On television, Arrow’s now readying its fifth season. While there’s a sentiment that the wealth of irresistible crossovers that dominate what’s now called the Arrowverse around mid-season has debilitated that original show, their power during sweeps period remains undeniable. They’re not going anywhere. And this being DC, there’s always a crisis round the corner ready to shake the status quo of shows that currently exist across multiple time zones and even different Earths (Zoom took Flash to Earth2 during his second season; Supergirl currently lives on another one altogether). That could all change as the third outing of The Flash confronts the comics’ Flashpoint storyline and the multiverse makes its presence felt. In the DC universe, the Flashpoint Paradox merged multiple worlds into the new multiverse of the New 52. On TV, with all four Arrowverse shows joining The CW network for the first time later this year, that’s just one gift this immense Source Wall of a property provides.
But that potential has also been allowed by a few deft decisions. The real strength of these shows is their continual growth and momentum. If there are any criticisms in the season-end reviews, it’s not that these shows stand still. A major help was Warner and DC’s decision that the film and television lines would be kept distinct, a sentiment that’s true to the comics and the multiverse. And although the major players of the DC universe were unlikely to make an appearance, a clash that was once led the adventures of young Bruce Wayne to quickly and oddly develop into Smallville, all the more odd when Superman Returns materialised in 2006, all bets are now off. An inadvertently hilarious Krypto-elephant in Supergirl’s National City this past year was that her more famous cousin appeared in shadow, by SMS or just as a pair of boots. Fortunately, this unintentional silliness has been resolved with the casting of a Superman for the premiere of Supergirl’s second series. Again, this is a multi-verse, so why not? And as soapy as The CW shows may be, there’s a lot that DC’s take on the small screen could feed into the comic’s all too serious short-form adventures on the big screen.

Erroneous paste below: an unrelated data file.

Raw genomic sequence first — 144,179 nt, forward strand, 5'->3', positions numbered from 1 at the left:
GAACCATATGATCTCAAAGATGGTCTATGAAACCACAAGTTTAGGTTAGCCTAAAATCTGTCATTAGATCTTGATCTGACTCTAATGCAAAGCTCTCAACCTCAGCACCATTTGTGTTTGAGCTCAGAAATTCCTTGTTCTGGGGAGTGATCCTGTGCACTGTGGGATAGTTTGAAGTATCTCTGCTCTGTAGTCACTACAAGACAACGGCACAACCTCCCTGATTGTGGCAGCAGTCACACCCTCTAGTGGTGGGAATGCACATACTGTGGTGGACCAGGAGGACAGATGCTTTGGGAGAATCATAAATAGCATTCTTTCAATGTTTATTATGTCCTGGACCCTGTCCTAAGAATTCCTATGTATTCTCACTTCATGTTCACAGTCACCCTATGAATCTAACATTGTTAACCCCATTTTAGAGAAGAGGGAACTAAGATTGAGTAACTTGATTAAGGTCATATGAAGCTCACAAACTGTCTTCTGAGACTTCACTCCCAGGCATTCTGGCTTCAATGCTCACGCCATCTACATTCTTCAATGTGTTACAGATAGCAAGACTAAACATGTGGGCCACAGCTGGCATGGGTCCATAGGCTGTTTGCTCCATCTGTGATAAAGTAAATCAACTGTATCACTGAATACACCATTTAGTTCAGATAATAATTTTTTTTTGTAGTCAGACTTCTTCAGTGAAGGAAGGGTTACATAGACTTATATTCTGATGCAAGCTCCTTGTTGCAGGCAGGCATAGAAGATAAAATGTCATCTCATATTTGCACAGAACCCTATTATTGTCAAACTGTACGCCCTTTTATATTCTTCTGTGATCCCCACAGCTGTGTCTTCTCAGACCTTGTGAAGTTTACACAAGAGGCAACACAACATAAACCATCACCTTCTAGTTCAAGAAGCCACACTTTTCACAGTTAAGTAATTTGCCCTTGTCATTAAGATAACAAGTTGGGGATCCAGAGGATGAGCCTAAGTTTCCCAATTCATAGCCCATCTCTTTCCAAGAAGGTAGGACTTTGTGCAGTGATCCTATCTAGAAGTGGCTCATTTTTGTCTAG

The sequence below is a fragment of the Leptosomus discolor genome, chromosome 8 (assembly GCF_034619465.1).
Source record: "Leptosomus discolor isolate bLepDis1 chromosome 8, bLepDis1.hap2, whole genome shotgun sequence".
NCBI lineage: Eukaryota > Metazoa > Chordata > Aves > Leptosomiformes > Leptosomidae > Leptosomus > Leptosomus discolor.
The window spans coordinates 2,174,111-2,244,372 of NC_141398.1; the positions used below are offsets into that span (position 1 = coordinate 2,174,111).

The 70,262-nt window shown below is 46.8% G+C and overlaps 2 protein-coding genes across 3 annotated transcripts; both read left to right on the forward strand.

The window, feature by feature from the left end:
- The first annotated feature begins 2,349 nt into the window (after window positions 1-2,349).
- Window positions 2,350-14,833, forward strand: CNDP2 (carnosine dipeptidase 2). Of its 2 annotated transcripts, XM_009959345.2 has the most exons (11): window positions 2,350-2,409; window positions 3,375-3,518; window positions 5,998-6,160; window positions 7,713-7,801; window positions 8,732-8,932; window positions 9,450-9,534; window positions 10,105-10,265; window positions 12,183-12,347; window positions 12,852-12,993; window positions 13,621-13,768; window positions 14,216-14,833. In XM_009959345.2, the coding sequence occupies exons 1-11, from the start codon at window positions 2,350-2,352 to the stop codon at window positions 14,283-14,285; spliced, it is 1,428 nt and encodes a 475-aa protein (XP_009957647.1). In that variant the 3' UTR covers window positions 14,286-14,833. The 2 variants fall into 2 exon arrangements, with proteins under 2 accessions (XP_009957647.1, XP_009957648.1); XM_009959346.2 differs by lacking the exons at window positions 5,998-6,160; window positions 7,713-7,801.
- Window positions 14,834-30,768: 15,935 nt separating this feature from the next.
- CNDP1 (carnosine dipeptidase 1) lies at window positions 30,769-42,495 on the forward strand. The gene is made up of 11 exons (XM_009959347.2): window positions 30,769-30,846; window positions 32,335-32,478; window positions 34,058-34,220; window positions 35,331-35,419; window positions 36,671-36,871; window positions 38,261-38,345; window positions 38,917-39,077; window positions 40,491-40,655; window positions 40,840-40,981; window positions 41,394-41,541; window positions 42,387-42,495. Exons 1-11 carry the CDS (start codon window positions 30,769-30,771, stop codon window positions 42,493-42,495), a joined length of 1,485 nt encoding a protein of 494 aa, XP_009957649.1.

Past is the Prologue to the Present
“As the first Time Master was so fond of saying, ‘That was then, this is now’”
Yes, the twist, is a great power source of the Arrowverse. Fast-paced, almost glossed, not hanging around to worry about fully explain things whether in the grit and techno-bubble of Star City or the physics-stretching science of Central City. It sounds unfair, but it’s a blistering pace and scope that hangs together thanks to the goodwill it engenders. There’s barely a bad episode of pelting 40-minute comedy drama among the bunch, even when those old staples of evil doppelgangers and Red Kryptonite pop up. They’re shamelessly referential to pop-culture and other science-fiction; always happy to go for a quick joke before sinking teeth into some deep drama and moral quandry. The shorthand of pizzas in The Flash (every night) or the coffees in Supergirl (every morning) just help to build this four-colour universe.